Gotta love it
Gotta love it
Y’ know what I think?
I think that agent was trying to spoof you.
That’s what I think.
What is that thing???
You took the words out of my mouth.
I’m not sure what we’re looking at here. Possibly a consenser fan motor that was changed, and the splice is in free air there, taped up in a big wad? Not sure.
I think he meant A/C is code mandated in Florida???
It is a replaced fan motor with the wires taped
Can not tell from the pic but If I was guessing would say beneath that mess of tape you would find not a splice but a rubber boot for rotation change. Most contractors do not use OEM parts unless no other choice. Universal condenser fan motors most usually have the two wires and rubber boot for this. The boot should have been strapped to the bracing of the motor to keep it out of the blades within the housing not external. I always used electrical wire ties to fasten the boot not electrical tape because tape will unravel due to moisture.
Let me ask a question here while we are looking at the condenser fan. How can you determine which direction a fan blade is suppose to rotate while observing it in the idle state. There is a hard fast rule with no exceptions:D This rule applies to both types of fans, Blade or squirrel cage
Face the fan blade. Now, observe the direction that the blades are “twisted” relative to the shaft. If the blades are pitched clockwise relative to the shaft when you’re facing the outlet end of the fan, then the fan should spin clockwise. If the blades are twisted counter-clockwise, then it should spin counter-clockwise.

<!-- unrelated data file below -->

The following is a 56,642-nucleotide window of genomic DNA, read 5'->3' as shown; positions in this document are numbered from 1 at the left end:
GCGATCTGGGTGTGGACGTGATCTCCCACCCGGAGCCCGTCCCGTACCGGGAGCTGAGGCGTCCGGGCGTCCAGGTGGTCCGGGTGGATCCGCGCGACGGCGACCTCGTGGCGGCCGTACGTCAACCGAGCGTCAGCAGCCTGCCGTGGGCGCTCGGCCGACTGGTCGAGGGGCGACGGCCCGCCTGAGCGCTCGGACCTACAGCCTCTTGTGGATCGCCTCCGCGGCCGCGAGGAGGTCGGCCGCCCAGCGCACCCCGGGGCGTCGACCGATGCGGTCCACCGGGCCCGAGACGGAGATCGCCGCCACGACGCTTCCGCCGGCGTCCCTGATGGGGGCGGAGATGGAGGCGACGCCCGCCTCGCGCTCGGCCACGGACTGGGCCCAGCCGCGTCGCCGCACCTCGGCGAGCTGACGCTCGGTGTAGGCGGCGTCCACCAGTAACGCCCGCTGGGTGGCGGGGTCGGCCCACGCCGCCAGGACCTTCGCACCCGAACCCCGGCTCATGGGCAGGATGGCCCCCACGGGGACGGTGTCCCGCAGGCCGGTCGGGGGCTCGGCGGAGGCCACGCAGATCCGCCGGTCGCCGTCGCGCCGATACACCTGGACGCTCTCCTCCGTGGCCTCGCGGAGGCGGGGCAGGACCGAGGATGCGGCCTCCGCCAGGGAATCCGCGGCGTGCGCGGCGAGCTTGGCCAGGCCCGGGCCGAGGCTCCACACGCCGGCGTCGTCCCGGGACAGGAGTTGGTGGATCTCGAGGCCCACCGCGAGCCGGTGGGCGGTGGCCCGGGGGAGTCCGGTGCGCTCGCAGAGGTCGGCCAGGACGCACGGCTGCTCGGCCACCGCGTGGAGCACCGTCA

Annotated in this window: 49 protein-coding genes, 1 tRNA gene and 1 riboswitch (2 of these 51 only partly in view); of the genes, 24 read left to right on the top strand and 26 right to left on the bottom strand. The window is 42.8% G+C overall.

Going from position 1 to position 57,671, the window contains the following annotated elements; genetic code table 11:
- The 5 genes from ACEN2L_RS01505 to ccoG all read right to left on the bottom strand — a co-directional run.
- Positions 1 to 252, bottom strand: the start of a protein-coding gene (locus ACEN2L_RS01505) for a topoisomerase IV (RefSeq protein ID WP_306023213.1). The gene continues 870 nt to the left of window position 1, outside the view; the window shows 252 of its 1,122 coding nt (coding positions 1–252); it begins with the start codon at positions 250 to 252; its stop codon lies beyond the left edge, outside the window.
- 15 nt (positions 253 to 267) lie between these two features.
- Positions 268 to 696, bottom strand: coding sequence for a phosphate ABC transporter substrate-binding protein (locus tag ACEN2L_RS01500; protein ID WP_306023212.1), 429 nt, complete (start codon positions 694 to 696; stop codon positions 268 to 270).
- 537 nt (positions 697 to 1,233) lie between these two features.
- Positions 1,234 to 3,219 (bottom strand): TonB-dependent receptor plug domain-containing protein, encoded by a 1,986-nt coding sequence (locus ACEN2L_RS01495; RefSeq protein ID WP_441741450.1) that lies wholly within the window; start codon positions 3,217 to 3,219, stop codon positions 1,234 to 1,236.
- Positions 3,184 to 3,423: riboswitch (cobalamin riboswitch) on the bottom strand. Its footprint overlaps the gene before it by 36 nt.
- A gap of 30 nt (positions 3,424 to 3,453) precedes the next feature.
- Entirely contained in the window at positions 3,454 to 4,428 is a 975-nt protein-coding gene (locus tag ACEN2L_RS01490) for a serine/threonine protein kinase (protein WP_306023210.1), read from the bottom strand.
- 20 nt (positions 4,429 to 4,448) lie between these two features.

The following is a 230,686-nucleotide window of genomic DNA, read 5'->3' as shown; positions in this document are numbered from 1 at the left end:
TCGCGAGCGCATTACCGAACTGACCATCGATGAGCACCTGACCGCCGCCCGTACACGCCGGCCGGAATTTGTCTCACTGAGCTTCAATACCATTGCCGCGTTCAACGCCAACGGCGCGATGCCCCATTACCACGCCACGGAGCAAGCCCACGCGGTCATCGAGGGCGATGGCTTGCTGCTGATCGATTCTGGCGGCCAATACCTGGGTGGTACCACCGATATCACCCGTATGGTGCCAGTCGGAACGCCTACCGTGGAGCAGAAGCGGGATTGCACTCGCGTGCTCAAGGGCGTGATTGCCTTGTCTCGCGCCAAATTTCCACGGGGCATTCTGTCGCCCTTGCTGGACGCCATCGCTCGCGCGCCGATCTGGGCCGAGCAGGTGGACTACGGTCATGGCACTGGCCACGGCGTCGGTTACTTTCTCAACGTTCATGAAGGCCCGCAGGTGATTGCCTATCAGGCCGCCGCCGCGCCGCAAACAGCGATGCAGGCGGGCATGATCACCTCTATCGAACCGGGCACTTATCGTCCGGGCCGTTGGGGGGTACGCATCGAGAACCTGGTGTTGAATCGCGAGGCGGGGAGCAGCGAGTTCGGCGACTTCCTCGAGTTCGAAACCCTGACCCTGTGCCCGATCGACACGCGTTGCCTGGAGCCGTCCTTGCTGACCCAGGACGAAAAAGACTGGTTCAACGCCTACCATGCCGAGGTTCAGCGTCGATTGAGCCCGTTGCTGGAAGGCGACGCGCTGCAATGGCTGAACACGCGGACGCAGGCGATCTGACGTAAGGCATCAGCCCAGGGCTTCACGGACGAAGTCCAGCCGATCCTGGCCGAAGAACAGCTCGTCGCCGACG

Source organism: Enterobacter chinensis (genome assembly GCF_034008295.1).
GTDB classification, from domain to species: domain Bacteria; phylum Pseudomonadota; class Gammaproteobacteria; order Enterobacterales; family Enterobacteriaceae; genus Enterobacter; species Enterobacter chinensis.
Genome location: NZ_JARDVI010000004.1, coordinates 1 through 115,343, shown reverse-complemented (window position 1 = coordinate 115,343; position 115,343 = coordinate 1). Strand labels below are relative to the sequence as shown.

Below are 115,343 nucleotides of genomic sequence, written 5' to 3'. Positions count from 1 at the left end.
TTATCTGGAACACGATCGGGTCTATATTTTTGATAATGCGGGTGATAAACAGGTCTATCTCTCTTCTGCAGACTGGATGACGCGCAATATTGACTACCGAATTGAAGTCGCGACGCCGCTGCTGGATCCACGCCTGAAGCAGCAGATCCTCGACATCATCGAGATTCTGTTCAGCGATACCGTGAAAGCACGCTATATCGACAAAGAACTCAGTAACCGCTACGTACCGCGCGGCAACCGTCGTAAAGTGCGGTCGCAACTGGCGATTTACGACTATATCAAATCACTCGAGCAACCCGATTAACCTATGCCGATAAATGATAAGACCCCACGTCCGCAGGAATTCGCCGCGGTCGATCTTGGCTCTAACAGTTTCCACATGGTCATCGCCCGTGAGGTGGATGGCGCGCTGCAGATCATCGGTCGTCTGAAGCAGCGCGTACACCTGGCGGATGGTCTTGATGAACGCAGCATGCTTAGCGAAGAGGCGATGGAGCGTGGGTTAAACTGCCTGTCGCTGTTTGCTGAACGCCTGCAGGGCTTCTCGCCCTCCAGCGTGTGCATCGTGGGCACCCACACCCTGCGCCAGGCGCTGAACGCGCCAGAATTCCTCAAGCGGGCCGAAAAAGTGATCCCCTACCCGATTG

This fan blade is to spin clockwise facing the discharge:
and this fan blade is to spin counter-clockwise facing the discharge:
Note also that if the blade itself has any “curve” or “dish” in it, the concave side is the discharge side. The images both show the discharge side up in the pictures.
I guess I’ll have to make an appointment to get me some new glasses. :margarit:
Another way of saying the same thing as Marc is to look at the high side of the blade…if it’s on the left then the blade must spin clockwise to push air up; if it’s on the right then it spins counter-clockwise. Even another way of saying this is if when looking at a spinning fan blade then the trailing edge of the blade indicates the direction of airflow.
Very true and still another way to say the same thing is to think of the cutting edge of the blade as the rotation. Still amazes me that I find the wrong rotation occasionally.
To get back to the original ball of tape I don’t think you will find poor quality workmanship addressed in any code book. I personally would have handled that issue just as a safety issue and been done with it.